Reaffirm– If your car payments are up to date, and you are able to continue to make your monthly payments, (and your car’s equity falls within the exemption parameters referred to above), you should be able to keep your car in a Chapter 7 if your car is financed. But what happens to the Bank’s lien on the vehicle?
Valid liens are respected in bankruptcy. Your loan was set up using your car as collateral. If you fail to pay back this debt, your bank has the right to repossess your car. In order to retain the vehicle, you must continue to make the monthly payments due to bank on its installment sales contract. If you do not, the bank can seek Bankruptcy Court permission to repossess the car from you for non-payment. So how do you maintain your contractual payments to the bank in a Chapter 7 bankruptcy?
By executing what is called a Reaffirmation Agreement with the Bank. According to the Reaffirmation Agreement, you agree to make the monthly payments to the bank. You usually (but not always) must obtain Bankruptcy Court approval of a Reaffirmation Agreement. Once approved, you continue making the monthly payments to the Bank. So long as you do that throughout the contractual term of the agreement, you will be able to keep the car.
An important consequence of executing a Reaffirmation Agreement is that you are waiving the ability to discharge this debt in Bankruptcy. If, post-bankruptcy, you default under the Reaffirmation Agreement and the Bank sells the car for an amount insufficient to satisfy its loan, the Bank can sue you personally for the deficiency on any amounts still owed to it. This debt will not be discharged in bankruptcy, and you will still be personally responsible for it.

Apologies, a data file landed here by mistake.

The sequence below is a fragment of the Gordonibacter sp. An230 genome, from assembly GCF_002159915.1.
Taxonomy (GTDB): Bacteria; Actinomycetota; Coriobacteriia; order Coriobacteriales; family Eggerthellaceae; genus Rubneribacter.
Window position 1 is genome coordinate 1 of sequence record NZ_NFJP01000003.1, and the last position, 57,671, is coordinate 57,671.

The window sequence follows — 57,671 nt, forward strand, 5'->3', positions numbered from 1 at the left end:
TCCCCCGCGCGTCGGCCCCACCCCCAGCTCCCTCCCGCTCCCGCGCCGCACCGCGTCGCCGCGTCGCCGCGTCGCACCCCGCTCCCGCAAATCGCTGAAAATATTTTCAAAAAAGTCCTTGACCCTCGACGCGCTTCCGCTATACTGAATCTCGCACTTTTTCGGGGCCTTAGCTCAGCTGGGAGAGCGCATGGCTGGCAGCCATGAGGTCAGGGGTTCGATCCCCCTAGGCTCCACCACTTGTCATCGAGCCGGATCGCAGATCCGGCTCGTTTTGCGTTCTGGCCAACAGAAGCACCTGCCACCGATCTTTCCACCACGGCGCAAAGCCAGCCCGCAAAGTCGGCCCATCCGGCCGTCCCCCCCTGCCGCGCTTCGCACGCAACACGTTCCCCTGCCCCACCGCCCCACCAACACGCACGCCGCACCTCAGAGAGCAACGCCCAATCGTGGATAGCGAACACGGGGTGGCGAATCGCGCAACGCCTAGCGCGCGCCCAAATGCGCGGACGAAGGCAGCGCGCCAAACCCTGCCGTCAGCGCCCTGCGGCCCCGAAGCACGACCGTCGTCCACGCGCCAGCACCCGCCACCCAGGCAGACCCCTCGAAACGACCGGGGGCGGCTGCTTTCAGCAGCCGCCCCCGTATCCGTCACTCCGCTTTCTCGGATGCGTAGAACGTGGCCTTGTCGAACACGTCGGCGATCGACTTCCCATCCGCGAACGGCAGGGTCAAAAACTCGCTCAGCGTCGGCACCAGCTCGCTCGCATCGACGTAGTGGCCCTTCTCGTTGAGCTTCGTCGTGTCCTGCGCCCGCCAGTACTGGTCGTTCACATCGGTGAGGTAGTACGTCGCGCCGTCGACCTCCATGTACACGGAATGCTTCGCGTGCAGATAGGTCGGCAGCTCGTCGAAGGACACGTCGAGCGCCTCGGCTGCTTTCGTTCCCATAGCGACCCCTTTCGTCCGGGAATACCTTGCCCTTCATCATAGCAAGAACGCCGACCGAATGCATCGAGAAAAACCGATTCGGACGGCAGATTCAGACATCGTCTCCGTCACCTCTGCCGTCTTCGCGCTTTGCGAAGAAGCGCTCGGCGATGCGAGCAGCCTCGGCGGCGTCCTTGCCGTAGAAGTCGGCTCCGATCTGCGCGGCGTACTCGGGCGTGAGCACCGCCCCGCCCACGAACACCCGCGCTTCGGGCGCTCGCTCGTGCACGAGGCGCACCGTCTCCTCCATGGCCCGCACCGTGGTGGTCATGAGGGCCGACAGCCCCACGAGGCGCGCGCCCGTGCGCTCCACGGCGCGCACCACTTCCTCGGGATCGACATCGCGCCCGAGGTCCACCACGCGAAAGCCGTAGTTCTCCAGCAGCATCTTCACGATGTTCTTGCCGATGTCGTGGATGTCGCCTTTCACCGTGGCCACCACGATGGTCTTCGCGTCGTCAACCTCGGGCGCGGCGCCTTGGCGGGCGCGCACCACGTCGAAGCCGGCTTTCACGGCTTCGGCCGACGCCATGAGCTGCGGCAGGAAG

Redeem– Redemption is another option to enable you to retain your motor vehicle. Redemption is only available in a Chapter 7 Bankruptcy. Redemption permits you to satisfy the Bank’s lien on the vehicle by paying it an amount equal to the car’s value. Unfortunately, redemption is not often used in a Chapter 7, in that it requires to pay off the Bank’s lien in a lump sum and not over time. Most Chapter 7 Debtors do not have the financial wherewithal to accomplish this task.